There were lots of 'corner shops' where people could buy things. A lot of the time you had to queue! Some things weren't on ration and we also 'made do and mend' with many things. There was a Woolworth's store where everyone went and nothing cost more than 6d. The British Home Stores had things a little more expensive, but I think they sold nothing more than 2/6d.
Some days when I was off school I went to my cousin's at Withington and helped her out. Although it was difficult for everybody in the war we helped each other out and never even thought about it.
With my mother working at Cornbrook's Brewery sometimes I went there for the whole day and went out with the drays delivering the beer. There was a Mr Dewhurst who used to take the beer out to all the pubs, even into the countryside. I liked the horses and he let me ride with him while the beer was delivered. The weather seemed to be so much better in summer then, but that may be just as I remember it.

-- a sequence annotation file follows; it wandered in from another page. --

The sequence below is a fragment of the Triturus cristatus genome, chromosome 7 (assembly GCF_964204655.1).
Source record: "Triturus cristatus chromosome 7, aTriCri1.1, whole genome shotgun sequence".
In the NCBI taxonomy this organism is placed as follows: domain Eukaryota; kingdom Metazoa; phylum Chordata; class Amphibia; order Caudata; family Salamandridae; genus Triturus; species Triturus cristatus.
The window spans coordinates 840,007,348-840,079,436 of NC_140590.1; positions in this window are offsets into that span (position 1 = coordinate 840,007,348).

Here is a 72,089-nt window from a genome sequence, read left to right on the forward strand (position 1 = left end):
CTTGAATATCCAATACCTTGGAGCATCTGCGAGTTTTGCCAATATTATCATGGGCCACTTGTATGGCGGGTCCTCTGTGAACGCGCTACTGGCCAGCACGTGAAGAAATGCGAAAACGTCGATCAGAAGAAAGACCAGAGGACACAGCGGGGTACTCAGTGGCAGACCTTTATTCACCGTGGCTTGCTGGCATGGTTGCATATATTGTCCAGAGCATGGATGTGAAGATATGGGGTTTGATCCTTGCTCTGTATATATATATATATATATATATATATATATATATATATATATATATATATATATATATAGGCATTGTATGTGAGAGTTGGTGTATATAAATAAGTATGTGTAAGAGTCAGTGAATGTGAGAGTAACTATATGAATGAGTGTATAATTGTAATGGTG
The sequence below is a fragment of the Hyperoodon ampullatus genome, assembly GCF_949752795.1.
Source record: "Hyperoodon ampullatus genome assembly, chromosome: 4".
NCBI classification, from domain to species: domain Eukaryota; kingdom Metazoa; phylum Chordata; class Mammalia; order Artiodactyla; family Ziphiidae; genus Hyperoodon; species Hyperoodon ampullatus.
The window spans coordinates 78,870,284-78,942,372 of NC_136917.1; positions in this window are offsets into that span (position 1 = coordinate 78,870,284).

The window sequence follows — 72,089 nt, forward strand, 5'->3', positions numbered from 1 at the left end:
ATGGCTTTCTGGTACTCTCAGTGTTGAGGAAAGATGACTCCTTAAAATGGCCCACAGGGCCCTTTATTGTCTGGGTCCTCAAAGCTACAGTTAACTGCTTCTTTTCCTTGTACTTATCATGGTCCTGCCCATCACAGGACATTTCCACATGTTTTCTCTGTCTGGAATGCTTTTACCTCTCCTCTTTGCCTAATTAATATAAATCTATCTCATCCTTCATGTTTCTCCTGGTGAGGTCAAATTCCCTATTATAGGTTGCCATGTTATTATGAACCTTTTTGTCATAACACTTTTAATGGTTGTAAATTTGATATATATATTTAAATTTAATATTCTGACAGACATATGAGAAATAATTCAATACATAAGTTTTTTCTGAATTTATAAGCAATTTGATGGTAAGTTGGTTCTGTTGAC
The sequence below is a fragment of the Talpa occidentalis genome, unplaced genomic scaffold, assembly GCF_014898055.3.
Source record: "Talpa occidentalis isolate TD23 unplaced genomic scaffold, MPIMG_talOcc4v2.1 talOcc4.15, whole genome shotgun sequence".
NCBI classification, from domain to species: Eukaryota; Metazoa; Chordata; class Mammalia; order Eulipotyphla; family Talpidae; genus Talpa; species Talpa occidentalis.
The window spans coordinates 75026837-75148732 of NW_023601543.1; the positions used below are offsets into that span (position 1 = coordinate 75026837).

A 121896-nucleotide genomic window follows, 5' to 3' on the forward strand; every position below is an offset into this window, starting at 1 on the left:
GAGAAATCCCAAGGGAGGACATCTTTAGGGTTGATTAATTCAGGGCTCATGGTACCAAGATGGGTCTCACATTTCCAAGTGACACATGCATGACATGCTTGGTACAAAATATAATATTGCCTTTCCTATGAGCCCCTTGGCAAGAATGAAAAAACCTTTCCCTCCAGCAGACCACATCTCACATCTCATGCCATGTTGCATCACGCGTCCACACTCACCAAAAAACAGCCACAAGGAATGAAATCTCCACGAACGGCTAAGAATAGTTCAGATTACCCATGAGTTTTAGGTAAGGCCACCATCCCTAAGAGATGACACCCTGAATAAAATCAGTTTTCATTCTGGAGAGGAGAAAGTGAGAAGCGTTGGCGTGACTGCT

When we got to each pub, Mr Dewhurst got a pint of beer from the landlord and I got a small glass of something to drink, maybe a lemonade or cider or whatever. They used to talk over what was going on in the war, everyday things, family and so on. It was a really good day out meeting all those people and making a toast to the King and Queen or those serving in the Forces.
All the horses were named after Navy ships. I used to help put them away into the stables. The horses Mr Dewhurst used for his deliveries were 'Ark Royal' and 'Hood'. My favourite of all the horses was 'Hood'. He was 17 hands high, but a really lovely horse.
End of the war
I can remember the celebrations we all had for VE Day and VJ Day. We had street parties, put flags out of the windows, put up bunting and pictures of the King and Queen.
One of the streets near us made a really memorable effort for the celebrations. At the entrance of both ends of Armitage Street they put up trellises, bunting, and had flags draped across the street. They even painted some of the walls in red, white and blue. It was quite a showpiece really. I think everyone who lived nearby went to look at it. Everyone celebrated the end of the war, even if they still had family away from home.